(NBC NEWS) -- The American Medical Association officially designated obesity as adisease on Tuesday - a disease that requires medical treatment andprevention.
The organization doesn't have any kind of officialsay in the matter, but it's influential nonetheless, and the vote ofthe AMA's policy-making House of Delegates is one more step in theevolution of social attitudes towards obesity.
"Recognizingobesity as a disease will help change the way the medical communitytackles this complex issue that affects approximately one in threeAmericans," AMA board member Dr. Patrice Harris said in a statement.
Onethird of Americans are obese - and that's on top of the one-third whoare overweight. Obesity is more than just a matter of carrying aroundtoo much fat, says Dr. Michael Joyner, an exercise physiologist at theMayo Clinic in Rochester, Minn.
"The fat cells themselves wethought of for a long time as just warehouses for energy," Joyner saidin a telephone interview. But they also secrete chemicals, includingchemicals that can cause inflammation, raise blood pressure and thatdown the road help harden the arteries.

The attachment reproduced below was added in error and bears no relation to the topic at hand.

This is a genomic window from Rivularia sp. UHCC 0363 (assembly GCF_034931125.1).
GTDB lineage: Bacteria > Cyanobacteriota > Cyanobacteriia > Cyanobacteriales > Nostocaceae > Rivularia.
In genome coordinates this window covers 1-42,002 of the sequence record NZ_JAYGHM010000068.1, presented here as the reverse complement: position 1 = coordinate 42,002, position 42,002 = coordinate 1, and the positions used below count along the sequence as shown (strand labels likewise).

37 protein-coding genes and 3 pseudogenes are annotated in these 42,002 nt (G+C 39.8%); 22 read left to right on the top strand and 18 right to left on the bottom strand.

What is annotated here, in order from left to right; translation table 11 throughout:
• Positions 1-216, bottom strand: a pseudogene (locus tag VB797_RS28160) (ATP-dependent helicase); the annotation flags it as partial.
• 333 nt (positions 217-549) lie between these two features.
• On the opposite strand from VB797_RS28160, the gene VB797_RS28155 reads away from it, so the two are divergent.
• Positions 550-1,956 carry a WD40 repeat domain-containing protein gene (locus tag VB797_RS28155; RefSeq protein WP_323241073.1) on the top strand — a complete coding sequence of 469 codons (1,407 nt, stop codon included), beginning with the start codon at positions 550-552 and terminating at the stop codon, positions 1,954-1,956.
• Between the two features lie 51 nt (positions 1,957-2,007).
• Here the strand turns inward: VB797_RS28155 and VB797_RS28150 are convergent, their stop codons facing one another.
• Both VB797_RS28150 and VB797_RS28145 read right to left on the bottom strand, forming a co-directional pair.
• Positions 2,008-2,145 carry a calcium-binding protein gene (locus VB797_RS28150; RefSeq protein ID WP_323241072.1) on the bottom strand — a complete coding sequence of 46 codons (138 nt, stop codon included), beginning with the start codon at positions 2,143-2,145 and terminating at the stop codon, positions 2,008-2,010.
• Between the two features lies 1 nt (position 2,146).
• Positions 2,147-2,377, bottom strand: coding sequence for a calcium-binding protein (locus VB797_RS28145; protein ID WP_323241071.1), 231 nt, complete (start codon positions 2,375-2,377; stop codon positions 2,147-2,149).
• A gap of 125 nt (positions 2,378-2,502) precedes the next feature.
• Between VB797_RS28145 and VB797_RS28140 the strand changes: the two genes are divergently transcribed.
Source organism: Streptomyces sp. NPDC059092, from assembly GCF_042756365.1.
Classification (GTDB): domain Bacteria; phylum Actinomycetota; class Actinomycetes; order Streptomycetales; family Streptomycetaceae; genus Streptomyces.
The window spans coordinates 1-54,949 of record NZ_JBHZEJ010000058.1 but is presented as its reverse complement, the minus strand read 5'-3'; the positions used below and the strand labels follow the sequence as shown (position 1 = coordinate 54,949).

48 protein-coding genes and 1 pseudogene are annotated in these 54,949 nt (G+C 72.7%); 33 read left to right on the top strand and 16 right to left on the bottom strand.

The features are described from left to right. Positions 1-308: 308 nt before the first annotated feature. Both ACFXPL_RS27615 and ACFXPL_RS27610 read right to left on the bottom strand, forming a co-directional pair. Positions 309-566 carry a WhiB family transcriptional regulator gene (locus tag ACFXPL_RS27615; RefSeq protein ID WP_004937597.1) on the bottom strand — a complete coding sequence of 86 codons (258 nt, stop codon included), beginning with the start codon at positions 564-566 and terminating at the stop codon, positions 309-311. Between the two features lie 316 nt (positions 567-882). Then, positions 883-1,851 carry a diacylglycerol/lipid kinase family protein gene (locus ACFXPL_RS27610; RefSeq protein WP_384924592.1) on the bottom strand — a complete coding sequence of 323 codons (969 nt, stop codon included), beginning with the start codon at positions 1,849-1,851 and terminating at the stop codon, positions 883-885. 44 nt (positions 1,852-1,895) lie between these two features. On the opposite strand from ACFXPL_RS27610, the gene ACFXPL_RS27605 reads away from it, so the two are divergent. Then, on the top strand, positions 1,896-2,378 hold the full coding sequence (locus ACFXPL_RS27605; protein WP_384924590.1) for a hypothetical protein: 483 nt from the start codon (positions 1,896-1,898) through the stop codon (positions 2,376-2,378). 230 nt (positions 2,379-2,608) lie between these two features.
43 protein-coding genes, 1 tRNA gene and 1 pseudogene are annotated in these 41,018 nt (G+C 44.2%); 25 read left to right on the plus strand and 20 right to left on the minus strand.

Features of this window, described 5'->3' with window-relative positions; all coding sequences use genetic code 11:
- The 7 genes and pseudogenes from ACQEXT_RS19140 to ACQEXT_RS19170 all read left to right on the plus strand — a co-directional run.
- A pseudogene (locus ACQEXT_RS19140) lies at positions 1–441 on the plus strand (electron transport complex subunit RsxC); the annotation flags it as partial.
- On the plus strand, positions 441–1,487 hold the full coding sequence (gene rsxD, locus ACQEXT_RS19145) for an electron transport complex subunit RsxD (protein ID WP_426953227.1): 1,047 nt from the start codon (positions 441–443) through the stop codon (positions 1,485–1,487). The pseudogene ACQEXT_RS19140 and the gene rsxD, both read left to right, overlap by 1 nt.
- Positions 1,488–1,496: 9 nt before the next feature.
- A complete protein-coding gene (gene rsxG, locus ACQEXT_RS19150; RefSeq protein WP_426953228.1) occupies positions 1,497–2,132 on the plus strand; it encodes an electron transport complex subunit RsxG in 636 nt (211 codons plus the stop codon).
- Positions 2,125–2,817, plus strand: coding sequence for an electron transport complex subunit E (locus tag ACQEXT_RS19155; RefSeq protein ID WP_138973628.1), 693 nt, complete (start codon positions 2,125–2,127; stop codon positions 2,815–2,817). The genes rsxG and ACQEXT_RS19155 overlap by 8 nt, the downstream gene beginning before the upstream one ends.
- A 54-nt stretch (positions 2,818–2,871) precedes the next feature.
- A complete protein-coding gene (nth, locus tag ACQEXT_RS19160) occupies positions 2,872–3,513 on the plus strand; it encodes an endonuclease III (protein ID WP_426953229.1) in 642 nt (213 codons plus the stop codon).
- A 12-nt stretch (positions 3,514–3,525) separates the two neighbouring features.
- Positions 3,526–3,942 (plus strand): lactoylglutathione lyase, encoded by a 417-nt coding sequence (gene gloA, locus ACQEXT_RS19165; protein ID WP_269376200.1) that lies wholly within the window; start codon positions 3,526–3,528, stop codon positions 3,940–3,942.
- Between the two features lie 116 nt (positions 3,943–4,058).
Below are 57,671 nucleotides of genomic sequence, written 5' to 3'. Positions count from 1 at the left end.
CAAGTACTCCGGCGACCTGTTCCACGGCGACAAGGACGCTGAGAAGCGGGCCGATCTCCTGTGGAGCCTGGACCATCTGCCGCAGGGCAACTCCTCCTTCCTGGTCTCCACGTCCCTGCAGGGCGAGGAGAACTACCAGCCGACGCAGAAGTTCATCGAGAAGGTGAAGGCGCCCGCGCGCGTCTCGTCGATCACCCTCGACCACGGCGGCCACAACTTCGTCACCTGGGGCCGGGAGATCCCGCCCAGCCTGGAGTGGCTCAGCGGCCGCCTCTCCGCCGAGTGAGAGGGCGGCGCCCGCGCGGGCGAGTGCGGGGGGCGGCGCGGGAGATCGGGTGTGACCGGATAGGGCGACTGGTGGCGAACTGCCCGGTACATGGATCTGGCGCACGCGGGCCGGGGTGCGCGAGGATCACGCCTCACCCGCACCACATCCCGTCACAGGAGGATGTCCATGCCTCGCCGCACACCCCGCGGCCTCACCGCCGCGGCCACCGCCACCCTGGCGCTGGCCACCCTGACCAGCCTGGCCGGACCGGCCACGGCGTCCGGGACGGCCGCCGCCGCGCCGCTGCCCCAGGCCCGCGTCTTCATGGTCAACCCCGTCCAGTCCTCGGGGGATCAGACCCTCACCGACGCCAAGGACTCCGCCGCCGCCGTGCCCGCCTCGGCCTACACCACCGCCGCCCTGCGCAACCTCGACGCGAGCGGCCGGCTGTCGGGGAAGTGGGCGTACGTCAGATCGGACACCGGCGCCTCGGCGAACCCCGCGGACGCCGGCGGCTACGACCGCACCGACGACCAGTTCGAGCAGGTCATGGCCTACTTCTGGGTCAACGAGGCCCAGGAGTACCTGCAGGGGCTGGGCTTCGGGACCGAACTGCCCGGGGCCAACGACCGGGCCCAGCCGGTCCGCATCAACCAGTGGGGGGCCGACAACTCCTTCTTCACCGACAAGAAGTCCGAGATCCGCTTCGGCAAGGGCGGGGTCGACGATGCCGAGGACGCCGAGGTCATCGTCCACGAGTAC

"More widespreadrecognition of obesity as a disease could result in greater investmentsby government and the private sector to develop and reimburse obesitytreatments," the AMA said in one statement on the issue.
"Employersmay be required to cover obesity treatments for their employees and maybe less able to discriminate on the basis of body weight."
The downside, the AMA says, is that people may expect that should be able to take a pill and "cure" obesity.
Thatclearly isn't going to happen, Joyner says. Pharmaceutical companieshave tried and tried, but just a very few drugs are approved for weightloss and even they don't produce spectacular results.
"It is very,very difficult, once people get fat, to lose fat and keep it off,"Joyner says. "We live in a low-physical-activity, high-calorie,high-food-variety environment," he added. "We are bombarded with imagesof food."
But designating obesity as a disease could make iteasier for policymakers to make changes. This has happened before withpublic health - once with smoking, and again with driving safety.
Withsmoking, first the U.S. Surgeon-General declared that smoking couldcause disease, then gradually workplaces and then public places beganbanning smoking. Taxes on tobacco and restrictions on who could buytobacco products helped - and smoking rates plummeted from above 40percent in the 1960s to 18 percent now.
With traffic safety, firstspeed laws, then requirements for vehicles to have seat belts and airbags helped reduce deaths, Joyner said.
Now something policy measures are needed for obesity, the AMA says.
"It changes the ways society looks at things. It gives people maybe a new set of tools," Joyner says.